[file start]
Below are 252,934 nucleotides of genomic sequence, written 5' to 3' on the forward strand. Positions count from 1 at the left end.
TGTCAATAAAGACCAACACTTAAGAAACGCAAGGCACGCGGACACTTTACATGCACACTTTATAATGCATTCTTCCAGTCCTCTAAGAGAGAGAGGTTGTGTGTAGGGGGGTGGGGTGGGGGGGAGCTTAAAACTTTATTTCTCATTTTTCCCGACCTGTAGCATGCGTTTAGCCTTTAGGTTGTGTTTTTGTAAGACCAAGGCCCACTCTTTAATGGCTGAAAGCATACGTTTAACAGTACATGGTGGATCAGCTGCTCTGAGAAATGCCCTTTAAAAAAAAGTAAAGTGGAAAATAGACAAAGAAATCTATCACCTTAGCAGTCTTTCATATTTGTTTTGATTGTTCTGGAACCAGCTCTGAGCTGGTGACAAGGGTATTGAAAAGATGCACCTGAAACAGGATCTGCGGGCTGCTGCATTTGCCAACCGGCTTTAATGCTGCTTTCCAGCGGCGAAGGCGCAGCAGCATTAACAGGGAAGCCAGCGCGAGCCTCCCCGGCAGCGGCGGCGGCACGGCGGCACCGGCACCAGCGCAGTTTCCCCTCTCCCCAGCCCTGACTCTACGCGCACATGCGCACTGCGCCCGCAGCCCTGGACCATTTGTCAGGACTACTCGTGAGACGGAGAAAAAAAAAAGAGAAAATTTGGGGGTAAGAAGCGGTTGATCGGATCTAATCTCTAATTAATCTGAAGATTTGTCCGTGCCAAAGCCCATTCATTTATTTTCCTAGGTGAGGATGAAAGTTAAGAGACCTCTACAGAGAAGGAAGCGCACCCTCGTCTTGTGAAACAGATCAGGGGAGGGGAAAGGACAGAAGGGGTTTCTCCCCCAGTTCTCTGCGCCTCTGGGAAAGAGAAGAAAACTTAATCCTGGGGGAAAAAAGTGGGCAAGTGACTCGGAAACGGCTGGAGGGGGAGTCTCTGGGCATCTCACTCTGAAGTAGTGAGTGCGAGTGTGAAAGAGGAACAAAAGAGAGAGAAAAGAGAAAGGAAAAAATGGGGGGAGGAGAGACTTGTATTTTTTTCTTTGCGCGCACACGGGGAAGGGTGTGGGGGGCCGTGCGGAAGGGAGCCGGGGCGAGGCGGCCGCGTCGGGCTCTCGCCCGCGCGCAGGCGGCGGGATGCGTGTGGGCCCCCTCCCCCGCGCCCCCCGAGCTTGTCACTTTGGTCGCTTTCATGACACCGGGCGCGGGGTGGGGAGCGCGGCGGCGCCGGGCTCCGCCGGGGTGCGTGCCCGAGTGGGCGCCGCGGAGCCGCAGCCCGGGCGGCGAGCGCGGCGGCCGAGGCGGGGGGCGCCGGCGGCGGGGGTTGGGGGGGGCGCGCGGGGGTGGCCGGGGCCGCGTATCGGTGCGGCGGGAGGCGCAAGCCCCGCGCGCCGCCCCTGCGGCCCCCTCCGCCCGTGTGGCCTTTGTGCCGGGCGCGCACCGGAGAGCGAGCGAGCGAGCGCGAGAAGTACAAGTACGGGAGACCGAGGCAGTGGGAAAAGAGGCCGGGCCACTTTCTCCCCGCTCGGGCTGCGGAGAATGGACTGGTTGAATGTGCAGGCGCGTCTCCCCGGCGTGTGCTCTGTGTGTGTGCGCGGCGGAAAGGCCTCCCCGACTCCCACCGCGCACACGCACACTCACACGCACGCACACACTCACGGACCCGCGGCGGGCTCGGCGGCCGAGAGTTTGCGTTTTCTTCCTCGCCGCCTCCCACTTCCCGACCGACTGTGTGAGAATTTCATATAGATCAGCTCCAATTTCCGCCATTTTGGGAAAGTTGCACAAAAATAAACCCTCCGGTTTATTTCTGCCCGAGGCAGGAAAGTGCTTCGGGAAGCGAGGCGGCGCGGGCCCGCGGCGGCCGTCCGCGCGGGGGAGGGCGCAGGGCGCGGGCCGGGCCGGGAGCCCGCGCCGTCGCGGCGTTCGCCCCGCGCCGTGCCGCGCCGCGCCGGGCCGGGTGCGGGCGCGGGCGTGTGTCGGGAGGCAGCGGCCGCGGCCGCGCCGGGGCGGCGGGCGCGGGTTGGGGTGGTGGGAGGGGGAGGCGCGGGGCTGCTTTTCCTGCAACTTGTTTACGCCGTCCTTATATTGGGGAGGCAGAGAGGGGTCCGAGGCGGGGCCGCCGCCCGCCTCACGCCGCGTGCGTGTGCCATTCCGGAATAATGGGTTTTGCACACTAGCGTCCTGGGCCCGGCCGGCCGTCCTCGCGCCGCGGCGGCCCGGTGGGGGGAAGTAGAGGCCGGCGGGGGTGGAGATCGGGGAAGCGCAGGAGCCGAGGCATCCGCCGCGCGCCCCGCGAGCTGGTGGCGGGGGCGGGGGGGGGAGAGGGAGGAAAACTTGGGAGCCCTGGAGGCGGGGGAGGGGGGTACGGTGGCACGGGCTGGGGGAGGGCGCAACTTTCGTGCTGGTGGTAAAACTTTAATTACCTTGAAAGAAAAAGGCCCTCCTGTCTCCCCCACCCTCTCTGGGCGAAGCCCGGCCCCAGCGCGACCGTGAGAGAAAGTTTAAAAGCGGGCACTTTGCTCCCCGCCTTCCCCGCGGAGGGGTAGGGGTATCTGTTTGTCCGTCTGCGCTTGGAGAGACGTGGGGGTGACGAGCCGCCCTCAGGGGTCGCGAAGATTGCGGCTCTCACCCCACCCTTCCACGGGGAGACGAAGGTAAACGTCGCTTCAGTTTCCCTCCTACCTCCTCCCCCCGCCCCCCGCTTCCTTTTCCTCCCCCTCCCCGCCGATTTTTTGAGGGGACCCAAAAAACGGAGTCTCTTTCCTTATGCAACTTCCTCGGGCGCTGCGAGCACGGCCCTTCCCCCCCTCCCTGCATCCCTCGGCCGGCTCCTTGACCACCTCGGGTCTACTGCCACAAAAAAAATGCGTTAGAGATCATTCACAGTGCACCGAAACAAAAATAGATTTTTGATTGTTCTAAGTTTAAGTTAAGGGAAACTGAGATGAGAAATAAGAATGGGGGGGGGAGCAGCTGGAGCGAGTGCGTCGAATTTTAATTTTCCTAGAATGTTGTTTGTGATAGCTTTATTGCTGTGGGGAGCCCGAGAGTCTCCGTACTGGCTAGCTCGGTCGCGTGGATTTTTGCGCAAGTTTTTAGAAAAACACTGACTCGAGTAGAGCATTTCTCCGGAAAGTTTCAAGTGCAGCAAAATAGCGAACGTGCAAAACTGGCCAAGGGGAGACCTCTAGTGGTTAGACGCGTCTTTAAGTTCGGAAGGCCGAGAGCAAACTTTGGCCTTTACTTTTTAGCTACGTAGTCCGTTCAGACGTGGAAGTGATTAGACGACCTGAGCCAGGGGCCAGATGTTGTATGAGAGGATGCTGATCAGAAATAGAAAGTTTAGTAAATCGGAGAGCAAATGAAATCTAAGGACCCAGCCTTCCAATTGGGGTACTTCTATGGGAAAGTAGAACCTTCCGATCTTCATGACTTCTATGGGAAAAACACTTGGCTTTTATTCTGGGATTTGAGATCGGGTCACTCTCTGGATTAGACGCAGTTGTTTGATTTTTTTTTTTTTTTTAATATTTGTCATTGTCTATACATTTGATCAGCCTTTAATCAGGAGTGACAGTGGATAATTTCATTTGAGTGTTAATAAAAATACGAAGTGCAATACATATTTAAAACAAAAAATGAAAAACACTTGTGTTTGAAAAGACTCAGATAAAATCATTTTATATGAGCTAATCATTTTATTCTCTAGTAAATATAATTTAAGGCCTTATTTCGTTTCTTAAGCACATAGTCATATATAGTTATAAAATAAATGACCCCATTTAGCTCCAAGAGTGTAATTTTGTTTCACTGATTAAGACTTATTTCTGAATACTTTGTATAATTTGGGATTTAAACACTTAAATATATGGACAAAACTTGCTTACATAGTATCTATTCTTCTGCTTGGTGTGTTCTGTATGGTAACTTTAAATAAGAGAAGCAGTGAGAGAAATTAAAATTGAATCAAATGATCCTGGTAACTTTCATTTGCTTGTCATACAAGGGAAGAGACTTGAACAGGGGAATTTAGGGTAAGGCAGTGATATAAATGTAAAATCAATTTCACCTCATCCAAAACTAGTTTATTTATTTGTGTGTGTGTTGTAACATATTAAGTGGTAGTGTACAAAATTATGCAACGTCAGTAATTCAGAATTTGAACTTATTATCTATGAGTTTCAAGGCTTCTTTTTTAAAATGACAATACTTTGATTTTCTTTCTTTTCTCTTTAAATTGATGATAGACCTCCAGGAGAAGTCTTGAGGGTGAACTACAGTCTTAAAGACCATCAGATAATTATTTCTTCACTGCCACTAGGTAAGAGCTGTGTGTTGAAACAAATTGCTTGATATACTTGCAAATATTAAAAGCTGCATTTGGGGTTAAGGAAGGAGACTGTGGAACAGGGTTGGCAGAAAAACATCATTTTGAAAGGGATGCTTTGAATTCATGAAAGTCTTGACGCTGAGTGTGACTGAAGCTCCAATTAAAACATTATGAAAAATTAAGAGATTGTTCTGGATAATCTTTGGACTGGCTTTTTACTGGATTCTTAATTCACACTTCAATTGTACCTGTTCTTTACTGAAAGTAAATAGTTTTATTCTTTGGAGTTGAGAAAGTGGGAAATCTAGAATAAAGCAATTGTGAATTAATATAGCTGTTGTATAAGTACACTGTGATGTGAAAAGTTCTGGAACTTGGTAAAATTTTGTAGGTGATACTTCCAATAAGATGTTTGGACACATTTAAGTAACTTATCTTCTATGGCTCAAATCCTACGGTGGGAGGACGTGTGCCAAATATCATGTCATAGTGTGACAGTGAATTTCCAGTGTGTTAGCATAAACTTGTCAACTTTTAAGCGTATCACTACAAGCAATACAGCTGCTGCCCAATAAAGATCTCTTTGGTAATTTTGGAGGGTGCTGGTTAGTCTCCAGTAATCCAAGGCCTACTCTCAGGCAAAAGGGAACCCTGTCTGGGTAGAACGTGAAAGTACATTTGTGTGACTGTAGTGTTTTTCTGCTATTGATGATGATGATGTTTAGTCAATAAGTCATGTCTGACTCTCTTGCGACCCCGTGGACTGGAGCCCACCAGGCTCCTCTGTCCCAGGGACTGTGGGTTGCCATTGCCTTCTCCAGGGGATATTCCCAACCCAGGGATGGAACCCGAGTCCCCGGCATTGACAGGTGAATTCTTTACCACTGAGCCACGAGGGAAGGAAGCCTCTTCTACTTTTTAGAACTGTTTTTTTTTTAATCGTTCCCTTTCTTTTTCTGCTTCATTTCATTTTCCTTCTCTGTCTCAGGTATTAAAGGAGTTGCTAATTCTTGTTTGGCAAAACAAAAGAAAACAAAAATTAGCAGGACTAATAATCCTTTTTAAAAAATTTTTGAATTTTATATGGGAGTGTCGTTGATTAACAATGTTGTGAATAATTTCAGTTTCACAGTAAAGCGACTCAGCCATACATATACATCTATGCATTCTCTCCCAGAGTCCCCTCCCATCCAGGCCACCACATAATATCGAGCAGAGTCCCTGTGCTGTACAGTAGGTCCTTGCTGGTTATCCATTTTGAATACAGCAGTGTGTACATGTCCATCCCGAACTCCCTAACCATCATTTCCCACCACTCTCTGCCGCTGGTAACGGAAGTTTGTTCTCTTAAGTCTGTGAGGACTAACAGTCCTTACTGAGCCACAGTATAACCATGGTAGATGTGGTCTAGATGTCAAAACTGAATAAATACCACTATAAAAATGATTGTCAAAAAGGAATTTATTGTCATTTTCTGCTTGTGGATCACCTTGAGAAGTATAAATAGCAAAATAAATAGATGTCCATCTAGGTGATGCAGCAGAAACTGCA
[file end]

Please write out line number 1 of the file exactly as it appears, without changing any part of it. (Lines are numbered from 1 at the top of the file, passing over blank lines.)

Below are 252,934 nucleotides of genomic sequence, written 5' to 3' on the forward strand. Positions count from 1 at the left end.